Cináed mac Duib, anglicised as Kenneth III, and nicknamed An Donn, was King of Scots from 997 to 1005. He was the son of Dub. Many of the Scots sources refer to him as Giric son of Kenneth son of Dub, which is taken to be an error. An alternate explanation is that Kenneth had a son, Giric, who ruled jointly with his father.
Boite mac Cináeda was a Scottish prince, son of either King Kenneth II of Scotland or King Kenneth III of Scotland.
The Earl of Fife or Mormaer of Fife was the ruler of the province of Fife in medieval Scotland, which encompassed the modern counties of Fife and Kinross. Due to their royal ancestry, the earls of Fife were the highest ranking nobles in the realm, and had the right to crown the king of Scots.
Gille Coemgáin or Gillecomgan was the King or Mormaer of Moray, a semi-autonomous kingdom centred on Inverness that stretched across the north of Scotland. Unlike his two predecessors, he is not called King of Scotland in his death notice, but merely Mormaer. This has led to some speculation that he was never actually the ruler of Moray, but merely a subordinate of Mac Bethad mac Findláich..
Cairn O' Mounth/Cairn O' Mount is a high mountain pass in Aberdeenshire, Scotland. The place name is a survival of the ancient name for what are now the Grampian Mountains, earlier called "the Mounth". The name change happened from circa 1520 AD. The Ordnance Survey shows the name as Cairn o' Mount.
Causantín or Constantine of Fife is the first man known for certain to have been Mormaer of Fife.
Moray was a province within the area of modern-day Scotland, that may at times up to the 12th century have operated as an independent kingdom or as a power base for competing claimants to the Kingdom of Alba. It covered a much larger territory than the modern council area of Moray, extending approximately from the River Spey in the east to the River Beauly in the north, and encompassing Badenoch, Lochaber and Glenelg in the south and west.
Findláech of Moray was the Thane of Angus and the King or Mormaer of Moray, ruling from some point before 1014 until his death in 1020.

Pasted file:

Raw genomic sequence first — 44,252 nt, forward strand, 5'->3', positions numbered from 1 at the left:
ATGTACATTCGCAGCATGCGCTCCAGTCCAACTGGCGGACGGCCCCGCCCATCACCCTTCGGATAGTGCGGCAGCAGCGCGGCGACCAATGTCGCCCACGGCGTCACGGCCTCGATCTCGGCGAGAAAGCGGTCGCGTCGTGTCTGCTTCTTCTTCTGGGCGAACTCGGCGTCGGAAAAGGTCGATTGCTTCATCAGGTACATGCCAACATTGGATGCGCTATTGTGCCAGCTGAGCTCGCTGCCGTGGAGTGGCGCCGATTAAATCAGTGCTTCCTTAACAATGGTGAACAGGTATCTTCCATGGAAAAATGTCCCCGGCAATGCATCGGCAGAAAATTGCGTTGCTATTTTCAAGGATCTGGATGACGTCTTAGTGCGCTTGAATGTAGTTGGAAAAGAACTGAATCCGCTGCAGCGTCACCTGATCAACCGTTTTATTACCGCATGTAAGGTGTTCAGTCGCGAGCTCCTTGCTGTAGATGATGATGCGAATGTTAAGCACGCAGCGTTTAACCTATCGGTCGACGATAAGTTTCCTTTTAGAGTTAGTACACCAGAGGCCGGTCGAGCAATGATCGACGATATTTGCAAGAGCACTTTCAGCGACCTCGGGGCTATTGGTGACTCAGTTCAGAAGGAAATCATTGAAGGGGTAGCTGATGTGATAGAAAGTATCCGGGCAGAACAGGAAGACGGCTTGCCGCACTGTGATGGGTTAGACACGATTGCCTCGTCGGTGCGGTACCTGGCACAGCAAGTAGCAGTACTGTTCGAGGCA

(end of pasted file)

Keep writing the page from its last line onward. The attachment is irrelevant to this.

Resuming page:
The style of the Scottish sovereign refers to the styles and forms of address used by Scottish royalty, specifically the monarchs of Scotland from the earliest times until the present, including monarchs from the Pictish period to the British period.
The Cenél Loairn, the descendants of Loarn mac Eirc, controlled parts of northern Argyll around the Firth of Lorne, most probably centred in Lorne but perhaps including the islands of Mull and Colonsay, Morvern and Ardnamurchan. The boundary to the east was the Druim Alban mountain ridge that separated Dál Riata from Pictland. The chief places of the kingdom appear to have been at Dun Ollaigh, near Oban and Dunadd near Crinan. The chief religious site may have been on Lismore, later the seat of the High Medieval bishop of Argyll.
The Meic Uilleim (MacWilliams) were the Gaelic descendants of William fitz Duncan, grandson of Máel Coluim mac Donnchada, king of Scots. They were excluded from the succession by the descendants of Máel Coluim's son David I during the 12th century and raised a number of rebellions to vindicate their claims to the Mormaerdom of Moray and perhaps to the rule of Scotland.
Karl Hundason, also Karl Hundisson, is a personage in the Orkneyinga Saga. The saga recounts a war between Thorfinn Sigurdsson, Earl of Orkney, and Karl, whom it calls king of Scots. The question of his identity and historicity has been debated by historians of Scotland and the Northern Isles for more than a century. However a literal translation suggests that the name may simply be an insult.